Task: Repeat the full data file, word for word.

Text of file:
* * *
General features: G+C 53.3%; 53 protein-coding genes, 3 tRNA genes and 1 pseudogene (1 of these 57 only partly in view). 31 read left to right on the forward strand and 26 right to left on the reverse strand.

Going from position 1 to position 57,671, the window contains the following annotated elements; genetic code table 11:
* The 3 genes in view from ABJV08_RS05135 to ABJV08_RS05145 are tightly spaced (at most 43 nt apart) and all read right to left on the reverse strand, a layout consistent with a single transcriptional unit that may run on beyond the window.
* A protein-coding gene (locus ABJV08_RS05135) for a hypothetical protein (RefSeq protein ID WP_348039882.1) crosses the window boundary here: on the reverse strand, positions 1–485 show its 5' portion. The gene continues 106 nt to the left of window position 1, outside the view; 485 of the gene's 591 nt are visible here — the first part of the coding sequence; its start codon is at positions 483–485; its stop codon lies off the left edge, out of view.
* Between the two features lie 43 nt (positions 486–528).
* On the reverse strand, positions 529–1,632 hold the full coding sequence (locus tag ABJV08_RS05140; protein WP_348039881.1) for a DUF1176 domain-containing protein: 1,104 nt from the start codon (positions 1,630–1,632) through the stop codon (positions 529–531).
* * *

General features: G+C 53.3%; 53 protein-coding genes, 3 tRNA genes and 1 pseudogene (1 of these 57 only partly in view). 31 read left to right on the forward strand and 26 right to left on the reverse strand.

Going from position 1 to position 57,671, the window contains the following annotated elements; genetic code table 11:
* The 3 genes in view from ABJV08_RS05135 to ABJV08_RS05145 are tightly spaced (at most 43 nt apart) and all read right to left on the reverse strand, a layout consistent with a single transcriptional unit that may run on beyond the window.
* A protein-coding gene (locus ABJV08_RS05135) for a hypothetical protein (RefSeq protein ID WP_348039882.1) crosses the window boundary here: on the reverse strand, positions 1–485 show its 5' portion. The gene continues 106 nt to the left of window position 1, outside the view; 485 of the gene's 591 nt are visible here — the first part of the coding sequence; its start codon is at positions 483–485; its stop codon lies off the left edge, out of view.
* Between the two features lie 43 nt (positions 486–528).
* On the reverse strand, positions 529–1,632 hold the full coding sequence (locus tag ABJV08_RS05140; protein WP_348039881.1) for a DUF1176 domain-containing protein: 1,104 nt from the start codon (positions 1,630–1,632) through the stop codon (positions 529–531).